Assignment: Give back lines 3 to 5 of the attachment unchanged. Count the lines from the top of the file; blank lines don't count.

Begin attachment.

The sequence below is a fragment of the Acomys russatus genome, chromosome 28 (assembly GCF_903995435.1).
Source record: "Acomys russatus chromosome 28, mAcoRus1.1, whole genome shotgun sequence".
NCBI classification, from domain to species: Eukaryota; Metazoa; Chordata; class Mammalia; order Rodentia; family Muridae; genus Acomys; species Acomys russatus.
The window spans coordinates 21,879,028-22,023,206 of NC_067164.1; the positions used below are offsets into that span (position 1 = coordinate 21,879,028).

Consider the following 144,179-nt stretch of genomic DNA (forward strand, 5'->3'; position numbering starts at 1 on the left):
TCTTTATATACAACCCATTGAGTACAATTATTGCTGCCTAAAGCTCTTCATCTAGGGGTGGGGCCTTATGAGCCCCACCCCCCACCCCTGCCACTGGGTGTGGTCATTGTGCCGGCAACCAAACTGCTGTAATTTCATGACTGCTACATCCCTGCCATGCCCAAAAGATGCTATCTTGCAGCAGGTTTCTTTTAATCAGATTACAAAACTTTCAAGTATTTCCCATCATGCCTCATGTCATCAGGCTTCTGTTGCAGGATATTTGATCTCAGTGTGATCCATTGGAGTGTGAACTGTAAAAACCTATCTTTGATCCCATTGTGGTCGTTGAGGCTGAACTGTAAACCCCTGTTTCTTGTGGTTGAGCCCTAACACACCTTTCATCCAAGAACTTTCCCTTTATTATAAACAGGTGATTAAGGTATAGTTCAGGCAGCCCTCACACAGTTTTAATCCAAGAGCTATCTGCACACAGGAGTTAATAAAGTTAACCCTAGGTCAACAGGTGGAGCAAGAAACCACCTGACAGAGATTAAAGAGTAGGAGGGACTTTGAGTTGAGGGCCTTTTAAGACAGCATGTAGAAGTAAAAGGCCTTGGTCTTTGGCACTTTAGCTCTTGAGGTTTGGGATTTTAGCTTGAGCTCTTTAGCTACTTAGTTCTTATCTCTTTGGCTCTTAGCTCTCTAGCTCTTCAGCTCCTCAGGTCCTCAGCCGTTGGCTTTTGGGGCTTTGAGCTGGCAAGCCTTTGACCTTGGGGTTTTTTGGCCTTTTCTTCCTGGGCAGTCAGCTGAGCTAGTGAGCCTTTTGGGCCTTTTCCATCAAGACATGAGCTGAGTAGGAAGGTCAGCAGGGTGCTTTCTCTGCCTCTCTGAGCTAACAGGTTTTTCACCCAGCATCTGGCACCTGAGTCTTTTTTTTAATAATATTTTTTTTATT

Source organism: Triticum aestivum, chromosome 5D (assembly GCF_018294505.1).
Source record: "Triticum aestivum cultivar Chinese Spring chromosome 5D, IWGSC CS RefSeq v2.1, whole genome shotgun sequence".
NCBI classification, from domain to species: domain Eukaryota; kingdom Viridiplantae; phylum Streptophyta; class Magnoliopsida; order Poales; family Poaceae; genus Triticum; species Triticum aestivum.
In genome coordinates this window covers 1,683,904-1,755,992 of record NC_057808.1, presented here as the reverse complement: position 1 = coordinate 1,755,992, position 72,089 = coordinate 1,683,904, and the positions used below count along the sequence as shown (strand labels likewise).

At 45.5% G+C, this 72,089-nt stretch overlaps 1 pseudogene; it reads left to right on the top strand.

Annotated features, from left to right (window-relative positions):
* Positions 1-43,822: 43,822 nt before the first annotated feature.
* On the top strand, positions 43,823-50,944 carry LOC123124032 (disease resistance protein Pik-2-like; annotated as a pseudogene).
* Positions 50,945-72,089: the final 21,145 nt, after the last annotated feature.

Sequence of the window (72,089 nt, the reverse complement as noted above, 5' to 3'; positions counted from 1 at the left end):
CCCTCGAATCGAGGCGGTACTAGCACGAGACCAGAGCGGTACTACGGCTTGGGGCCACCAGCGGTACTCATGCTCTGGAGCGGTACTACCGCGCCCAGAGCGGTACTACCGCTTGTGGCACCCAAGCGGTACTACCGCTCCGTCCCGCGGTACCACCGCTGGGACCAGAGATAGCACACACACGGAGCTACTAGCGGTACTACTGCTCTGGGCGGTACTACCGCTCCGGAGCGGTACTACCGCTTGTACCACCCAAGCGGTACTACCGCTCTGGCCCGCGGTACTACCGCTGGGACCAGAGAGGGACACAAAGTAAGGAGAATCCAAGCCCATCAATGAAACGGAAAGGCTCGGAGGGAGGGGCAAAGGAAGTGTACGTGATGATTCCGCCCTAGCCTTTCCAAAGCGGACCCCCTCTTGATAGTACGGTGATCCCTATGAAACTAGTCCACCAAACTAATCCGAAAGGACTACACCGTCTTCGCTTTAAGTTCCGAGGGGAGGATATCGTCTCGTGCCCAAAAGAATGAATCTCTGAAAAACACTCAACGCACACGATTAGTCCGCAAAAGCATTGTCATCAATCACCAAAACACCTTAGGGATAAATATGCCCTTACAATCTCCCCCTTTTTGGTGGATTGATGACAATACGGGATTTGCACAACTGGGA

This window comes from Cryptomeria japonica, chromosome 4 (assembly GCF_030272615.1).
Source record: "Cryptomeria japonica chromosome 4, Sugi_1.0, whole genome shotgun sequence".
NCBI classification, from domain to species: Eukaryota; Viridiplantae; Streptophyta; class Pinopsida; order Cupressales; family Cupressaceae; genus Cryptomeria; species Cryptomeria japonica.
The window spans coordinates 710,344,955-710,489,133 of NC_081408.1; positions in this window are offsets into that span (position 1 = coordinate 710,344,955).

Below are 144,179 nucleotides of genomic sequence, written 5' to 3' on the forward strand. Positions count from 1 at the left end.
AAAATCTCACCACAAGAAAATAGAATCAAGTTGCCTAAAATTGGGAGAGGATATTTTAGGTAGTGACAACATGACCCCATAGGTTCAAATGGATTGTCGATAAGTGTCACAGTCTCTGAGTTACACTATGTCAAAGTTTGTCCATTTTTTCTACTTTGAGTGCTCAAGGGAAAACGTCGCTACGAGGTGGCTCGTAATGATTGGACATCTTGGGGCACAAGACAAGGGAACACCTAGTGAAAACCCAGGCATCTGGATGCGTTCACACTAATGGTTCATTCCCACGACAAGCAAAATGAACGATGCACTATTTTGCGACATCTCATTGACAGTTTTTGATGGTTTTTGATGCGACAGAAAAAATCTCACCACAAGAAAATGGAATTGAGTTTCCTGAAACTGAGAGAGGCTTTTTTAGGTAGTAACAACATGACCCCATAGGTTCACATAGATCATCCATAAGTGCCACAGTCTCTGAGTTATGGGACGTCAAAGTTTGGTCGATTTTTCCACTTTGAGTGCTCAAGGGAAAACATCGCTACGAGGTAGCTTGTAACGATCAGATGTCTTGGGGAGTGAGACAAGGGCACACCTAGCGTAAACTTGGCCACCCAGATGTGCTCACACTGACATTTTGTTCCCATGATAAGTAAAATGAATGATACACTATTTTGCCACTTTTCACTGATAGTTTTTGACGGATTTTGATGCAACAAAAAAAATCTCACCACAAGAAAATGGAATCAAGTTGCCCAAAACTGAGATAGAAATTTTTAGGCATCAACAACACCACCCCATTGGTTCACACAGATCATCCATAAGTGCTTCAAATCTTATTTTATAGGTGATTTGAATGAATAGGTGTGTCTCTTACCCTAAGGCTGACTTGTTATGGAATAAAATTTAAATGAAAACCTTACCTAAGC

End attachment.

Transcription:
NCBI classification, from domain to species: Eukaryota; Metazoa; Chordata; class Mammalia; order Rodentia; family Muridae; genus Acomys; species Acomys russatus.
The window spans coordinates 21,879,028-22,023,206 of NC_067164.1; the positions used below are offsets into that span (position 1 = coordinate 21,879,028).

Consider the following 144,179-nt stretch of genomic DNA (forward strand, 5'->3'; position numbering starts at 1 on the left):